Spend a few minutes talking to the 20-year-old from Pittsburgh, though, and you can tell he is not the least bit bothered by his circumstances. Quite the contrary.
“It is a lot of fun,” Kirilloff responded, over the weekend, when asked his feelings about being a part of a lineup that is pretty much loaded with highly regarded position prospects. “We all have to still show up and do our jobs, but it’s a great group of guys that are even better people, as well. They’re fun to be around and an exciting team.”
Alex Kirilloff (Photo by SD Buhr)
At this point, you can understand if Kirilloff is just happy to be back taking meaningful swings at the plate after missing all of the 2017 season following Tommy John surgery. It would also be understandable if he had started off this spring a bit rusty, but there’s no rust in his swing.
“I had known it was not going to be easy, at first, taking a year and a half off from live at-bats,” he said. “I was expecting to take it one step at a time, to be honest. I learned a lot from spring training and kind of built on that and just continued to plug away this year. Hopefully, I can continue to build off of our start and my start, as well.”
Best of all, perhaps, there have been no lingering effects from his injury.
“The arm’s great. No problems. It’s been a blessing,” he confirmed.
It hasn’t all been easy, though. Cedar Rapids played several games in near freezing temperatures and occasional snow flurries during April and even had to sit through a six-day layoff caused by cold temperatures and snow. It’s not that they didn’t notice, he and his teammates just treated the inclement weather as one more part of learning to be professional ballplayers.
“It was just really cold here at the beginning of the year,” he recalled. “But, all of us were expecting that, being in Iowa.”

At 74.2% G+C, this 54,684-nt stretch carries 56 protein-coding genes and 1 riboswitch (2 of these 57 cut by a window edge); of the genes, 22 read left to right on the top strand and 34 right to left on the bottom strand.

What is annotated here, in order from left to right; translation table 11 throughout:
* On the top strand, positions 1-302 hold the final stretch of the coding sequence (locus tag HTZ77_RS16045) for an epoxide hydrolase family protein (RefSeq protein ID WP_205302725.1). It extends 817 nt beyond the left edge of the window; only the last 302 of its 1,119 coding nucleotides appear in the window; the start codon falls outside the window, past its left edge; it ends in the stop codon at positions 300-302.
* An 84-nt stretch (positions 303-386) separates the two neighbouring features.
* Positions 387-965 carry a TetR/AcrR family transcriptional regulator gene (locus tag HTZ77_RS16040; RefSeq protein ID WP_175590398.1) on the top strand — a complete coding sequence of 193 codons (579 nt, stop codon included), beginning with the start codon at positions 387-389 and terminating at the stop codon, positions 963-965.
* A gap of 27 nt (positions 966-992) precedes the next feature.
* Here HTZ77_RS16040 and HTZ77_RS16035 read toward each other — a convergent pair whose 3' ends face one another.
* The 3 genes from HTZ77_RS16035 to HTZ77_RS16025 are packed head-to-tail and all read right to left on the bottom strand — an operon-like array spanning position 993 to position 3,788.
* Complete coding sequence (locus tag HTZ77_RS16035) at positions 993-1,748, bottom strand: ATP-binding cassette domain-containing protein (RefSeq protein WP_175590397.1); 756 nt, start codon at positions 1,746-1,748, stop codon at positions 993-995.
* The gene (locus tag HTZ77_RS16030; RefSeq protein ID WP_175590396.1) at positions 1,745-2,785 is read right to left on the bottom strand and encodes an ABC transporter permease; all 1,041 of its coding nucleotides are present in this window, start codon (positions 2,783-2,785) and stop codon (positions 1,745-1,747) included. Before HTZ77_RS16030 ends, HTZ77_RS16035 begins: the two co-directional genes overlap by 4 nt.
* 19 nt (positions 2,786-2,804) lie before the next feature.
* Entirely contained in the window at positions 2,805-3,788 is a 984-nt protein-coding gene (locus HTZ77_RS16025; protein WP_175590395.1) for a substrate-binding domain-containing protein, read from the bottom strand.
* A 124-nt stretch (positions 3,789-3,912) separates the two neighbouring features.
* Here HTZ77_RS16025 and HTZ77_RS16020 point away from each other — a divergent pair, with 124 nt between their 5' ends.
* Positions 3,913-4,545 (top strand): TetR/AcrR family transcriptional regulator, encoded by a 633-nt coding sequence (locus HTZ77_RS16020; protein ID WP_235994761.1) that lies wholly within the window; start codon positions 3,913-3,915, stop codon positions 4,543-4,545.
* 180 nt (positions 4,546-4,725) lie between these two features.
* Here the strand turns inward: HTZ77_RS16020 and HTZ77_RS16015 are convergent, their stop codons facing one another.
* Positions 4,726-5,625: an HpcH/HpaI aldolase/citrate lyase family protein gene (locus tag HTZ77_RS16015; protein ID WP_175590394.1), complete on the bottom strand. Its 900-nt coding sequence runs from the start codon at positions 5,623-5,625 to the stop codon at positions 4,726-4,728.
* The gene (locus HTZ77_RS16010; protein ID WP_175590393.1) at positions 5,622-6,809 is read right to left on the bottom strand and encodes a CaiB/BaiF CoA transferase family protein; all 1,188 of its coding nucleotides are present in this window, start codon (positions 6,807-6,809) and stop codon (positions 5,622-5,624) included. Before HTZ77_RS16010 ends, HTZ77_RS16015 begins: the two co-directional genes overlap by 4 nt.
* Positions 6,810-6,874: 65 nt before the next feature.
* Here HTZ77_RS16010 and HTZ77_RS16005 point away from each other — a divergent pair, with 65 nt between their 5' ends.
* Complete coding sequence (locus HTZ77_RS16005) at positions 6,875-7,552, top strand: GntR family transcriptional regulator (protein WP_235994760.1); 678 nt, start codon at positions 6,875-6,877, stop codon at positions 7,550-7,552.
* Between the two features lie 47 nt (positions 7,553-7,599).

You might think that Kirilloff is anxious to quickly make up for the development time he lost by sitting out last season, but that’s not really at the forefront of his mind this spring.
“Just kind of maintaining for 140 games is the biggest key for this year,” Kirilloff said, adding, “and keeping my body healthy. Staying on an even keel throughout that whole stretch is going to be big. It’s a long season.”
Alex Kirilloff signing autographs during a Sunday post-game autograph session (Photo by SD Buhr)
Still, with such a hot start, you couldn’t blame Kirilloff if he got a bit antsy about whether his hot start might be earning an early promotion to Fort Myers. If that’s the case, you’d never know it.
“I’m content where I am,” he said. “Wherever that takes me, I’m going to play as hard as I can, whether I’m here or wherever else.”
That kind of level-headed approach to his baseball life probably wouldn’t come as a huge surprise to those who know the young man who married his wife, Jordan, just a few months after he was drafted by the Twins in 2016 and was home-schooled – not only with regard to the typical educational curriculum, but where baseball is concerned, as well.
“Yeah, my dad’s been a hitting instructor and a coach my whole life,” he said, smiling. “He’s always had his own hitting facility back in Pittsburgh, so I was raised in that environment as a kid. I’d go to work with him and be around that stuff all day long. So, he’s been a pretty integral part in my career and my life. Teaching me and developing me.
“He tells the story sometimes that the day I could stand up and walk, he put a bat in my hands. I kind of get a chuckle out of that.”
That might certainly explain that sweet swing.